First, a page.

18 November 2005
A South African working as a waitress in London is on the shortlist for the prestigious Whitbread Award for her first novel. Rachel Zadok (33) joins fellow nominees Salman Rushdie and Nick Hornby with Gem Squash Tokoloshe, the story of a girl growing up on a remote farm in the height of the apartheid era.
Zadok’s talent was spotted in a television writing competition on Channel 4’s Richard and Judy show, where she was one of five finalists out of 46 000 entrants.
Although she didn’t win, the quality of her work prompted Pan Macmillan to offer her a £20 000 (R230 000) advance for her novel. Gem Squash Tokoloshe was published in September.
The Whitbread Award shortlist was announced on Wednesday, with winners in the five categories, who each receive £5 000 (R57 500), to be made known in January.
‘Writing takes you to another place’
Zadok began writing when she began to feel unfulfilled with her job as a graphic designer in Johannesburg.
“I suddenly realised that it was something I really enjoyed doing,” she told BBC News. “Writing takes you to another place.
“When my husband had to move to London for work, I made the decision to work here as a waitress and concentrate on writing.”
It was at her Brixton flat that Gem Squash Tokoloshe began to take shape.
The book follows Faith, the young daughter of a mentally ill woman living on a remote farm in apartheid era South Africa.
“The book is really about belief and the influence society has on children,” she told the BBC. “I grew up in South Africa during apartheid and saw how beliefs become so ingrained in people.”
After one unproductive afternoon, a frustrated Zadok began to doubt her skills. She stopped working and turned on the television in time to see Richard and Judy announce details of a novel-writing competition.
Seeing it as a sign, she sent off a sample chapter and synopsis to the competition – eventually reaching the final five of 46 000 entrants, and the Pan Macmillan book deal.
“The day the book arrived in the post was the first time that I felt that I didn’t have to waitress anymore. I was overwhelmed that I had actually had my book published,” Zadok told the BBC. “That night, I went to the restaurant and quit.”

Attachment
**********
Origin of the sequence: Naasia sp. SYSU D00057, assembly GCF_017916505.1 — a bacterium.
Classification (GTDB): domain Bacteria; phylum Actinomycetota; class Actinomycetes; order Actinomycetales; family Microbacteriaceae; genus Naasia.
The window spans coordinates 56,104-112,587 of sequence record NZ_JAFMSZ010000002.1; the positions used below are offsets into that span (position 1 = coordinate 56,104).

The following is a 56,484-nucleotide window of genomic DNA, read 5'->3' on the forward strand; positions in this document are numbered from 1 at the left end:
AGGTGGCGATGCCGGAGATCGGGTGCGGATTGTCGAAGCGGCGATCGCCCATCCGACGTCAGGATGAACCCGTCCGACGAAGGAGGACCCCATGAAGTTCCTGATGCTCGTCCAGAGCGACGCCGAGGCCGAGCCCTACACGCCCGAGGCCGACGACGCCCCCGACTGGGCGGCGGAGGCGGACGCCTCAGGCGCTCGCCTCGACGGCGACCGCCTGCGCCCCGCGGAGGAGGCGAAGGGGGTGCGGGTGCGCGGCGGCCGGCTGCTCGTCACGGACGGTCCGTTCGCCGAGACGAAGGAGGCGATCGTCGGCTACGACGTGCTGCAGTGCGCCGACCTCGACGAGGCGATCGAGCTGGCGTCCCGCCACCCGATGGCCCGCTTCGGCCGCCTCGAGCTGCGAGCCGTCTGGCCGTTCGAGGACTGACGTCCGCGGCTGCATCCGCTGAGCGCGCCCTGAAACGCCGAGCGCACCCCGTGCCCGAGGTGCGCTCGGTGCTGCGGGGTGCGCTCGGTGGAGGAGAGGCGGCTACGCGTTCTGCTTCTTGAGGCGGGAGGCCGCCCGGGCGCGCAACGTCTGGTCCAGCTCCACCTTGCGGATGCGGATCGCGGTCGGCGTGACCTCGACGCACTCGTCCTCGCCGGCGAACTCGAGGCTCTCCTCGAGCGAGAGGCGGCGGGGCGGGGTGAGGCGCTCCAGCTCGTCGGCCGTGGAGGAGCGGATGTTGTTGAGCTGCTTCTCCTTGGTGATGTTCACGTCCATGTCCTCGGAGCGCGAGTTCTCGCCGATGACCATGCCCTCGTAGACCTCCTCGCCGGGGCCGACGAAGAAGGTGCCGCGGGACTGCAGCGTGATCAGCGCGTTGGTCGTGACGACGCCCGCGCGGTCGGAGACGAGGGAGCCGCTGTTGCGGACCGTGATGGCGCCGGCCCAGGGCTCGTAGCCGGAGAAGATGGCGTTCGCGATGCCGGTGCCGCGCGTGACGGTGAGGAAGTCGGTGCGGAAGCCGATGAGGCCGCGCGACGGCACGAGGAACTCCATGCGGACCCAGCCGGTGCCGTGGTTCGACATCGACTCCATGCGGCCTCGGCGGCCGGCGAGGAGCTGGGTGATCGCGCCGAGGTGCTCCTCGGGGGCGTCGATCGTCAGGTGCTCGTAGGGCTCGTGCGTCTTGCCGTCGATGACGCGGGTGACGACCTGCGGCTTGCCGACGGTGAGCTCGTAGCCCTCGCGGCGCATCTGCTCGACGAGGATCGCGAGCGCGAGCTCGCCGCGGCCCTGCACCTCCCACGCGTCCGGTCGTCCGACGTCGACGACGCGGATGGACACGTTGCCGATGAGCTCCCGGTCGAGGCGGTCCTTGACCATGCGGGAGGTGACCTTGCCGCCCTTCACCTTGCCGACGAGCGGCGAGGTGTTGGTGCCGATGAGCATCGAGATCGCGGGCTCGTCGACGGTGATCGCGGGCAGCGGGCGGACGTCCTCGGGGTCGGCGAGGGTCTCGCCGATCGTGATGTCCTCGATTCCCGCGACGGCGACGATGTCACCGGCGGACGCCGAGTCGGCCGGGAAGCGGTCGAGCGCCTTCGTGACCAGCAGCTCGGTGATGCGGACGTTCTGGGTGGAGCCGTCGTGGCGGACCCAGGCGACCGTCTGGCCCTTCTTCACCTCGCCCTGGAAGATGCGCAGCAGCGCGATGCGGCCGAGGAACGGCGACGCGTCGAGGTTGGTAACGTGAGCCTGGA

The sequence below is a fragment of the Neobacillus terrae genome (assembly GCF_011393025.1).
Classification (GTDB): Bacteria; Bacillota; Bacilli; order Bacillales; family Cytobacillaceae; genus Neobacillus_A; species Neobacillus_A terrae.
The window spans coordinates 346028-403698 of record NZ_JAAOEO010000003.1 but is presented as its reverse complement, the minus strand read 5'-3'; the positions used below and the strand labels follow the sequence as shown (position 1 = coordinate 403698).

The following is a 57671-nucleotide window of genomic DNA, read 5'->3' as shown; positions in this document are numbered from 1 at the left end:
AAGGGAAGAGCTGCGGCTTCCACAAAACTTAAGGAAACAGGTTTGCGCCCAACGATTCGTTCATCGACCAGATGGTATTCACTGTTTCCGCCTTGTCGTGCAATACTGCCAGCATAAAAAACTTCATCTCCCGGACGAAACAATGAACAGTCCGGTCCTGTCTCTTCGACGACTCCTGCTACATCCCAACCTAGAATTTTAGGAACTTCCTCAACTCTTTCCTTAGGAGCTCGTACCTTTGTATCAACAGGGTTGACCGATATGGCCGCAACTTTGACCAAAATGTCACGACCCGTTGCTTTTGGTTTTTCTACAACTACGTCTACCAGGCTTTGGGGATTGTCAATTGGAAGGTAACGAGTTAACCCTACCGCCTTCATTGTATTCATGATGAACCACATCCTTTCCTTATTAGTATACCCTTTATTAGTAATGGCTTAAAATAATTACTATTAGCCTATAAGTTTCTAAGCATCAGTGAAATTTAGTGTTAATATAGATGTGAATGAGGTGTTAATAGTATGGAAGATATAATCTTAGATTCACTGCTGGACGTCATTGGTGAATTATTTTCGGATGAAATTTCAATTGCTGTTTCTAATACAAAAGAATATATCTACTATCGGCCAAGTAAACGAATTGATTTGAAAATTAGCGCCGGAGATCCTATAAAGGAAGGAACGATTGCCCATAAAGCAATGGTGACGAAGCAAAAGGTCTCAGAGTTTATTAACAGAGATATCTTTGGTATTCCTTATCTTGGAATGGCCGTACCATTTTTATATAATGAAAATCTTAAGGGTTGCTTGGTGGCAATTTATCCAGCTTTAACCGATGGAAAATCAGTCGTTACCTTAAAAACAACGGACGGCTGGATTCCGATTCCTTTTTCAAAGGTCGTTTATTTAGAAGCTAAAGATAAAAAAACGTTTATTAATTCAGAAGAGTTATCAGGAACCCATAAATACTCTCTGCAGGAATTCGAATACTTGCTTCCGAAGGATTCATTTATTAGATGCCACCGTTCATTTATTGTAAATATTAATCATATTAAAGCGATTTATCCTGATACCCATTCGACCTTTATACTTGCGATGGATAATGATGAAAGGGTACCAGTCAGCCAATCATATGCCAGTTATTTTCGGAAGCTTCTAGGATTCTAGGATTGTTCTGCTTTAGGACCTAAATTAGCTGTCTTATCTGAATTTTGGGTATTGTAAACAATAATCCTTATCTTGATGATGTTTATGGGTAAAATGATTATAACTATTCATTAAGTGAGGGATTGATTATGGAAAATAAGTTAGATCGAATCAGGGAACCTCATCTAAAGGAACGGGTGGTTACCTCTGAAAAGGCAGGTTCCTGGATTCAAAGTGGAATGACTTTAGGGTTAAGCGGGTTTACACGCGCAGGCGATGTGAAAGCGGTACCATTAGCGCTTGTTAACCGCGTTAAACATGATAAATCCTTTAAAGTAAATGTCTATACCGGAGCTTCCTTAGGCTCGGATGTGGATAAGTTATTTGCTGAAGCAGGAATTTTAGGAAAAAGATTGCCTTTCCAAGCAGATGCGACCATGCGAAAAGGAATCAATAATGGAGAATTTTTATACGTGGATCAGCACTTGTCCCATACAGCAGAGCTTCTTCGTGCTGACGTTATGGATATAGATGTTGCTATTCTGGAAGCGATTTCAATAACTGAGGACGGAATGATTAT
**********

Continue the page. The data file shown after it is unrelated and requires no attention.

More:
Now working on a new novel, Zadok hopes to return to South Africa to live.
“It’s such a dynamic country, and it’s changing so fast. I’d miss London if I left, but I would always come back to spend time here.”
Gem Squash Tokoloshe
Gem Squash Tokoloshe takes its title from Faith’s incantation to ward off the tokoloshe, an evil spirit in South African mythology.
The opening half of the novel is set in 1985, when Faith is seven. Her father leaves and her mother suffers a breakdown, becoming increasingly obsessed with the African world of spirits, her tales of which terrify her daughter. Faith is a resilient child with a vivid imagination trying to absorb and survive her parents’ marital strife and her mother’s descent into madness.
In the second half, Faith, now 20, returns after her mother’s death to the farm she left as a child, and learns why her mother was incarcerated and she sent away. The account of Faith’s return and the awakening of her memories of the death of the family maid, Nomsa, is vivid, particularly in its description of place.
“Gem Squash Tokoloshe impressed us with its powerful evocation of a child’s-eye view of rural South Africa,” said the Whitbread judges. “Rachel Zadok sets the private drama of a collapsing household against the backdrop of a changing nation and creates a tangible atmosphere of menace.”
The Whitbread Awards recognise the most enjoyable books of the year by writers based in the UK and Ireland. They were established by Whitbread, the UK’s leading hospitality business, in 1971.
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